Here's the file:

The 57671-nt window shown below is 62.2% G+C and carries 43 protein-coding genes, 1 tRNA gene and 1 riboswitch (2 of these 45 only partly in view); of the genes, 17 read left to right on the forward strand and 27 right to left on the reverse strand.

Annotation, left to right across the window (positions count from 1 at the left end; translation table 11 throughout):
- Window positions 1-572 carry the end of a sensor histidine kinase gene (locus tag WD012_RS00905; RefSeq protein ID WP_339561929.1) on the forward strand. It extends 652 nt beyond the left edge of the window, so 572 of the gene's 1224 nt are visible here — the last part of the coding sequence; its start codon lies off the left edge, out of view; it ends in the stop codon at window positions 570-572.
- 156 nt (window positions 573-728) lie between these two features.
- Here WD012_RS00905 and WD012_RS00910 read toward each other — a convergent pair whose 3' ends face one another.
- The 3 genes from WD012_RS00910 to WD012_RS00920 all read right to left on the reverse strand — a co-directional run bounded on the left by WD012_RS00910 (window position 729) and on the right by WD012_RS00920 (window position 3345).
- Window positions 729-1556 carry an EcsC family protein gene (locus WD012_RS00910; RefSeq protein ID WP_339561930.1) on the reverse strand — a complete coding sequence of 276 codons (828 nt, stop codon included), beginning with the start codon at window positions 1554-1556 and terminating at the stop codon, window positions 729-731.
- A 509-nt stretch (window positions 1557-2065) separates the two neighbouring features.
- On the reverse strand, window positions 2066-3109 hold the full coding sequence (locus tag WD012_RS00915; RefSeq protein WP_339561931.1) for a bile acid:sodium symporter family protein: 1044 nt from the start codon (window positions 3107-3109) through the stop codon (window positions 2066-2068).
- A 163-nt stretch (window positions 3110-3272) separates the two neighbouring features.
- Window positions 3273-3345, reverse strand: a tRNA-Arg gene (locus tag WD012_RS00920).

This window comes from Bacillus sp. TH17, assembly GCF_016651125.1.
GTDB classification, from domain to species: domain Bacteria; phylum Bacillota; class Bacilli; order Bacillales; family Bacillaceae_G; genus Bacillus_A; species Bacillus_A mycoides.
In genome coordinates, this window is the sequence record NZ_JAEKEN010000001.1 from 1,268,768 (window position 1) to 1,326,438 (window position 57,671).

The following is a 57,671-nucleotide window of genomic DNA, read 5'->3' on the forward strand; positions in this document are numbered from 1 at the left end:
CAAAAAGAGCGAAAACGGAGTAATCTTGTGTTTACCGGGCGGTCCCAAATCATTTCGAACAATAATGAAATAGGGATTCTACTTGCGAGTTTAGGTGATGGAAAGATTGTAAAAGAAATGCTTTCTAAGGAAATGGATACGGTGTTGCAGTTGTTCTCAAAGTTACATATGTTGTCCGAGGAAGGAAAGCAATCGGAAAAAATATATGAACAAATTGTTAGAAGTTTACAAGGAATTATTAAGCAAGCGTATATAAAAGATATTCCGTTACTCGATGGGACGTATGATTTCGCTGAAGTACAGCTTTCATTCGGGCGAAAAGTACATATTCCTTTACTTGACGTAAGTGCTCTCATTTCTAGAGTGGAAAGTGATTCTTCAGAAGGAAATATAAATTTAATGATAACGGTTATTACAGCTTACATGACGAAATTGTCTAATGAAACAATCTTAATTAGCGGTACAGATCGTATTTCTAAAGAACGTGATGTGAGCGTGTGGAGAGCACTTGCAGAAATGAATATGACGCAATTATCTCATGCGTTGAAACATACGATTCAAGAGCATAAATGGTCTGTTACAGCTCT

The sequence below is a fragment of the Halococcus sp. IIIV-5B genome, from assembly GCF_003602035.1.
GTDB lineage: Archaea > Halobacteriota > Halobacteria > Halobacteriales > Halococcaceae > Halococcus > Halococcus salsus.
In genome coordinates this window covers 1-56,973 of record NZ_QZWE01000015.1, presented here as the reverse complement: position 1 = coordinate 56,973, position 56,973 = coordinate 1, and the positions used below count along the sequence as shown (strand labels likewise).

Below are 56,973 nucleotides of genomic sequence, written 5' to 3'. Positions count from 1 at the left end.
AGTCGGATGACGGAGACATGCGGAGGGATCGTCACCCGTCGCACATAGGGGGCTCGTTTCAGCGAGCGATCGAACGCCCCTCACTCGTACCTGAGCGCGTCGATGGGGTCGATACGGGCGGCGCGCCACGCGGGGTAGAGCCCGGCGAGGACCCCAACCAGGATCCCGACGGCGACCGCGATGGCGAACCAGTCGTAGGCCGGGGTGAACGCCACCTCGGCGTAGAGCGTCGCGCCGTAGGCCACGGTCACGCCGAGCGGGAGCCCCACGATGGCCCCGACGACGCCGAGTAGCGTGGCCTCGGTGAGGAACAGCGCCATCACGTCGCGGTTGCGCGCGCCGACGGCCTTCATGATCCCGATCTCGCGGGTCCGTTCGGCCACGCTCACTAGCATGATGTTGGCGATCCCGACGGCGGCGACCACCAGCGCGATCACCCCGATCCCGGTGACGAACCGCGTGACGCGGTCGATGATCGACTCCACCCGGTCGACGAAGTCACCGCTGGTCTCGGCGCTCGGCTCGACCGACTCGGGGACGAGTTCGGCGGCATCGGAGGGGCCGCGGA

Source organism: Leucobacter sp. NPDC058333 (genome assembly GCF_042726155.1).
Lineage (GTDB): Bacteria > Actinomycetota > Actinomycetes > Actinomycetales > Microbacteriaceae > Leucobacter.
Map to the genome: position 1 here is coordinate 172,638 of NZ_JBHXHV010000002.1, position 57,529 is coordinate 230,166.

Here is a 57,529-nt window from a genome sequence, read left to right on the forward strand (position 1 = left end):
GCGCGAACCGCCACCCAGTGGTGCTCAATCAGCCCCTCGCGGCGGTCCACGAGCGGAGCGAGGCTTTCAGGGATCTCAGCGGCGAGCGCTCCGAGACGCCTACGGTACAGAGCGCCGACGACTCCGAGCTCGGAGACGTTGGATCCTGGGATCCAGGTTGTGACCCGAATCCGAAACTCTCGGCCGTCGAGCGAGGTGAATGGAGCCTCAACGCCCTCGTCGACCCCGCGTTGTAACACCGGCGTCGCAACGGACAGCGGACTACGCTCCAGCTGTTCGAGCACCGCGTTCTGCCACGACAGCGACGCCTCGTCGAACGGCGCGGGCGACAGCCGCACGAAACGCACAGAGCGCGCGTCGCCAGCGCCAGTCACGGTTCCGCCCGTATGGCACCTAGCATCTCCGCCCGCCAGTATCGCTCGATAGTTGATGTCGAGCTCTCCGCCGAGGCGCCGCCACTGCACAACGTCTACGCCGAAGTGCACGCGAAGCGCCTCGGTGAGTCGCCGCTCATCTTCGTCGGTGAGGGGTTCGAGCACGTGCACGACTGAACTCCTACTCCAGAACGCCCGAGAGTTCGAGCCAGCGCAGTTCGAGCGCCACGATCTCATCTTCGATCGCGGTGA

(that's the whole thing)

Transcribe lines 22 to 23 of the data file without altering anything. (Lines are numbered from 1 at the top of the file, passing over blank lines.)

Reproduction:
Source organism: Leucobacter sp. NPDC058333 (genome assembly GCF_042726155.1).
Lineage (GTDB): Bacteria > Actinomycetota > Actinomycetes > Actinomycetales > Microbacteriaceae > Leucobacter.